Epistemological Dispositions Causal Powers and the Human Person
Beginning with the middle sections of the Commentary, the present explicatio considers Aquinas’s remarks on the fifth chapter of Book II of Aristotle’s On the Soul. In Aquinas’s Commentary, this corresponds to Lectio 10, no. 350 and following. The discussions by both Aristotle and Aquinas prior to the mid-parts of book II principally concern the vegetative principles of the soul, which have little direct bearing on sensation and perception and are not part of this inquiry.
The Empedoclean Principle
In the discussions about the principles of intentionality, the concepts of ‘act’ and ‘potency’ occurred frequently. Beginning with Lectio 10 in the Commentary, Aquinas provides an elaborate analysis of these terms, indicating how they are used in various contexts in the philosophy of mind. What emerges, interestingly enough, is the development of a procedure with striking similarities to the ‘family resemblance’ talk common to mid-twentieth century ordinary-language philosophers. Aquinas lists the various ‘uses’ of the concepts of ‘act’ and ‘potency’ in relation to the ‘logic’ of these two concepts. He begins his discussion of act and potency by considering two propositions, which came down to him through various Aristotelian commentators in the long history of philosophy:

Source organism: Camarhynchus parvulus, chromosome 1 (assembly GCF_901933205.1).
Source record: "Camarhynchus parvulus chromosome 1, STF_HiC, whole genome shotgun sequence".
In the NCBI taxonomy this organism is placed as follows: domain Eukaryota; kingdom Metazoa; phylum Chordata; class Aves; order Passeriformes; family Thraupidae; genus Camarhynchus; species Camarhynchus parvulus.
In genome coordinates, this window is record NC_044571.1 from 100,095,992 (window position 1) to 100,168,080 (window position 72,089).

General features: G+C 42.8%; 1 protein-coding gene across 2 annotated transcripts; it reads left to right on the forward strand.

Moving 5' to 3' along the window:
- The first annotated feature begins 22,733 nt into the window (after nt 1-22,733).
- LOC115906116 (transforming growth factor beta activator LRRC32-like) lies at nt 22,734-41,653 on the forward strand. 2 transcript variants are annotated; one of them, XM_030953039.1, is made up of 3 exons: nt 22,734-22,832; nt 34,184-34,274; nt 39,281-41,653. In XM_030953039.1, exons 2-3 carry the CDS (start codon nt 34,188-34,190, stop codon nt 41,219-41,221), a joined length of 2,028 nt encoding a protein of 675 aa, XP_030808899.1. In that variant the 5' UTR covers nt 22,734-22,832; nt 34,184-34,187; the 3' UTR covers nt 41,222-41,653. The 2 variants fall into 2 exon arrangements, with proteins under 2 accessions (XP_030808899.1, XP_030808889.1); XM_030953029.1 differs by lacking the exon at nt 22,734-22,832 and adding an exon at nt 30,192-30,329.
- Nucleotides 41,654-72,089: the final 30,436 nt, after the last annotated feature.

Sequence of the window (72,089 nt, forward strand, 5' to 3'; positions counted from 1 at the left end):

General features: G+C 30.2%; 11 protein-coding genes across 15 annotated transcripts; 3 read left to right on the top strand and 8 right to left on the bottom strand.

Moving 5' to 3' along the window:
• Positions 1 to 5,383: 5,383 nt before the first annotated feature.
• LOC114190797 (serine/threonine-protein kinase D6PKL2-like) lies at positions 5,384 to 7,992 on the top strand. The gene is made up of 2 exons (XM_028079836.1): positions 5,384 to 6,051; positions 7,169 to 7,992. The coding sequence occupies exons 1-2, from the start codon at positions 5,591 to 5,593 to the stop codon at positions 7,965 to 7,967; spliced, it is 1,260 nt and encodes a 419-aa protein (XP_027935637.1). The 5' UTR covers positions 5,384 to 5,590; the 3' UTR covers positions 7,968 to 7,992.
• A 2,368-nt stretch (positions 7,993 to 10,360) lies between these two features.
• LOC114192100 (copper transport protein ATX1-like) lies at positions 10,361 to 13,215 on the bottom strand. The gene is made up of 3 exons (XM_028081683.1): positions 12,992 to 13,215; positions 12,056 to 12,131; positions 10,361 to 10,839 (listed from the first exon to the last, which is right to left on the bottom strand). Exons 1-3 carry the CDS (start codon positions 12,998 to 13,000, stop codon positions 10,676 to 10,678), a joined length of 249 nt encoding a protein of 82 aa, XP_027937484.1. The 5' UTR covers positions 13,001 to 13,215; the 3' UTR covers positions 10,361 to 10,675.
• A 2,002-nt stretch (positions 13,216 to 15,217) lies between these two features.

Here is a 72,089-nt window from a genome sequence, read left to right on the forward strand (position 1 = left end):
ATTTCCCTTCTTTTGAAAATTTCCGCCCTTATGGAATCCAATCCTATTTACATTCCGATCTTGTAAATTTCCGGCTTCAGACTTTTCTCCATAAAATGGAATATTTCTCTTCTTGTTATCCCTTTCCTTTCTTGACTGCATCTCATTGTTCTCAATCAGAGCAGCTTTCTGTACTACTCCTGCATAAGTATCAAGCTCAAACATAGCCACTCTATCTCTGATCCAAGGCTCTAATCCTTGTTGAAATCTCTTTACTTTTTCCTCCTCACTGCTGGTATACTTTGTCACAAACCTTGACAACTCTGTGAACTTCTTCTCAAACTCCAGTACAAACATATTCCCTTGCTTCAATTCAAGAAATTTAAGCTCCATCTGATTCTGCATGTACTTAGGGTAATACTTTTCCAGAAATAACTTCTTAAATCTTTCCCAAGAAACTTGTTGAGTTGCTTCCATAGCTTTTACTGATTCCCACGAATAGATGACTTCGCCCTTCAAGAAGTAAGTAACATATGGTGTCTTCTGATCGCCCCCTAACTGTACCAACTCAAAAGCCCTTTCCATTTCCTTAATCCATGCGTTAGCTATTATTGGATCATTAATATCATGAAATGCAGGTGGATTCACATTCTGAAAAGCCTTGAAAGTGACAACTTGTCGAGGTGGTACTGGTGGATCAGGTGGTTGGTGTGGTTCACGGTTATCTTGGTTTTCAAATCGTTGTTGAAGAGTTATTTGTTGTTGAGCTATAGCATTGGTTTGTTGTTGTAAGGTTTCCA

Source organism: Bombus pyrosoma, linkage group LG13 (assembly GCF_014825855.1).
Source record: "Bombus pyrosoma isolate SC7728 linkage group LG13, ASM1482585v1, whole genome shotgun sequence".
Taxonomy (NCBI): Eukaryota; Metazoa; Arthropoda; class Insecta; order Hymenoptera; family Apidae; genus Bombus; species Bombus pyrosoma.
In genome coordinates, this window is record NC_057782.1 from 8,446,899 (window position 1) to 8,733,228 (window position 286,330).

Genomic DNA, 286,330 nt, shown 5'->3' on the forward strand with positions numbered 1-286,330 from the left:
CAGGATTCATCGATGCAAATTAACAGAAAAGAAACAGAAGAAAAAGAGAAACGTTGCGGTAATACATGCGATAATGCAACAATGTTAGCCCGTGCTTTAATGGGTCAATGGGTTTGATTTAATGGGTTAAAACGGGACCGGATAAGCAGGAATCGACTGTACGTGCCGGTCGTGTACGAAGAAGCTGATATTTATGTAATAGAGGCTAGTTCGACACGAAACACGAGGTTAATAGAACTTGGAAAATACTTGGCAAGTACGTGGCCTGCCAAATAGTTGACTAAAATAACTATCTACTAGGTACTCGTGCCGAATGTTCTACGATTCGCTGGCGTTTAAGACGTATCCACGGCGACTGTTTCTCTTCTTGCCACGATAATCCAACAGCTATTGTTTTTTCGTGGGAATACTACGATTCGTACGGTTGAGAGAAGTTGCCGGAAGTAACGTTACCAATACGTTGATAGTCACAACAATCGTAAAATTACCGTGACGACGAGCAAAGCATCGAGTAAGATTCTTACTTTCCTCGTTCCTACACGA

- (a) To sense is to be moved or acted upon in some way, for the act of sensation involves a certain alteration of the subject. [. . .]
- (b) It was the view of some inquiries that the passivity of sensation was an instance of ‘like being acted upon by like’. (Commentary on the Soul, no. 350)
These two propositions, rooted in the epistemological principles Aristotle assumed Empedocles to hold, are related to the act/potency distinction because both mention an ‘alteration’ or ‘being acted upon’. Act and potency apply analytically to the Aristotelian notion of change or alteration: ‘Motion is the fulfilment [i.e. act] of what exists potentially, insofar as it exists potentially’ (Physics, bk III, ch. 1). Hence, both concepts of act and potency are central to any discussion of change. Moreover, both of the propositions listed above consider perception as some form of change or alteration.1